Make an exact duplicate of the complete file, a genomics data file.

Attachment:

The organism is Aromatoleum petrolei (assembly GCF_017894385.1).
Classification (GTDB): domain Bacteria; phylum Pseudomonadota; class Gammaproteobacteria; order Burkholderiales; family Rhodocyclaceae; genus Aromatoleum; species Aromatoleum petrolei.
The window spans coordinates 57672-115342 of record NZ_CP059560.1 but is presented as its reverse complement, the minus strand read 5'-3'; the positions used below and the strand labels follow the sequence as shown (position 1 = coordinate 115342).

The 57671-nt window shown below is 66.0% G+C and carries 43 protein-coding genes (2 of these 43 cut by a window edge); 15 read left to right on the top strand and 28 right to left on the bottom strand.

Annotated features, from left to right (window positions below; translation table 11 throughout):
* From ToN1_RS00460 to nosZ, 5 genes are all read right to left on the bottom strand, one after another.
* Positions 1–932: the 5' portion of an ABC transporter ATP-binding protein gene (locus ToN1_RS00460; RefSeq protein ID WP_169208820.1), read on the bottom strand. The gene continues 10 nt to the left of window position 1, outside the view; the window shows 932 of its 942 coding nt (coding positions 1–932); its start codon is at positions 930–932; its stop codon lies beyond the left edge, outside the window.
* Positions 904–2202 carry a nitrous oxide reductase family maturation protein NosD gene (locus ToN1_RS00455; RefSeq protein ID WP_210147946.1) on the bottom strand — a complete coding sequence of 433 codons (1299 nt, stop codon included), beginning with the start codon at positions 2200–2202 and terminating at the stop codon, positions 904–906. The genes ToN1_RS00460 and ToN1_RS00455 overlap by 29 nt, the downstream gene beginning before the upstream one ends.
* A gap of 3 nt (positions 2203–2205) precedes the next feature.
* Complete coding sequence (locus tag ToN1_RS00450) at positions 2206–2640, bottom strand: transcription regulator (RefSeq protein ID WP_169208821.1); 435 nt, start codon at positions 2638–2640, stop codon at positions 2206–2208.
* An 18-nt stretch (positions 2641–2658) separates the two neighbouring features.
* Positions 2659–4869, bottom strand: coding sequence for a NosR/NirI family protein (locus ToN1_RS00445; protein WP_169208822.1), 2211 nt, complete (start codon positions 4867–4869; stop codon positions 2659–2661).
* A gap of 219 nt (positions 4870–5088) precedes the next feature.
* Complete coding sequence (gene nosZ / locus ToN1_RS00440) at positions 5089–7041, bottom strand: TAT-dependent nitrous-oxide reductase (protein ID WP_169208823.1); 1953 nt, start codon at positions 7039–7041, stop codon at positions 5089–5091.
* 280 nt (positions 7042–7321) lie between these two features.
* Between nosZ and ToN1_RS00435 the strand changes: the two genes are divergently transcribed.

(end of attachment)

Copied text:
The organism is Aromatoleum petrolei (assembly GCF_017894385.1).
Classification (GTDB): domain Bacteria; phylum Pseudomonadota; class Gammaproteobacteria; order Burkholderiales; family Rhodocyclaceae; genus Aromatoleum; species Aromatoleum petrolei.
The window spans coordinates 57672-115342 of record NZ_CP059560.1 but is presented as its reverse complement, the minus strand read 5'-3'; the positions used below and the strand labels follow the sequence as shown (position 1 = coordinate 115342).

The 57671-nt window shown below is 66.0% G+C and carries 43 protein-coding genes (2 of these 43 cut by a window edge); 15 read left to right on the top strand and 28 right to left on the bottom strand.

Annotated features, from left to right (window positions below; translation table 11 throughout):
* From ToN1_RS00460 to nosZ, 5 genes are all read right to left on the bottom strand, one after another.
* Positions 1–932: the 5' portion of an ABC transporter ATP-binding protein gene (locus ToN1_RS00460; RefSeq protein ID WP_169208820.1), read on the bottom strand. The gene continues 10 nt to the left of window position 1, outside the view; the window shows 932 of its 942 coding nt (coding positions 1–932); its start codon is at positions 930–932; its stop codon lies beyond the left edge, outside the window.
* Positions 904–2202 carry a nitrous oxide reductase family maturation protein NosD gene (locus ToN1_RS00455; RefSeq protein ID WP_210147946.1) on the bottom strand — a complete coding sequence of 433 codons (1299 nt, stop codon included), beginning with the start codon at positions 2200–2202 and terminating at the stop codon, positions 904–906. The genes ToN1_RS00460 and ToN1_RS00455 overlap by 29 nt, the downstream gene beginning before the upstream one ends.
* A gap of 3 nt (positions 2203–2205) precedes the next feature.
* Complete coding sequence (locus tag ToN1_RS00450) at positions 2206–2640, bottom strand: transcription regulator (RefSeq protein ID WP_169208821.1); 435 nt, start codon at positions 2638–2640, stop codon at positions 2206–2208.
* An 18-nt stretch (positions 2641–2658) separates the two neighbouring features.
* Positions 2659–4869, bottom strand: coding sequence for a NosR/NirI family protein (locus ToN1_RS00445; protein WP_169208822.1), 2211 nt, complete (start codon positions 4867–4869; stop codon positions 2659–2661).
* A gap of 219 nt (positions 4870–5088) precedes the next feature.
* Complete coding sequence (gene nosZ / locus ToN1_RS00440) at positions 5089–7041, bottom strand: TAT-dependent nitrous-oxide reductase (protein ID WP_169208823.1); 1953 nt, start codon at positions 7039–7041, stop codon at positions 5089–5091.
* 280 nt (positions 7042–7321) lie between these two features.
* Between nosZ and ToN1_RS00435 the strand changes: the two genes are divergently transcribed.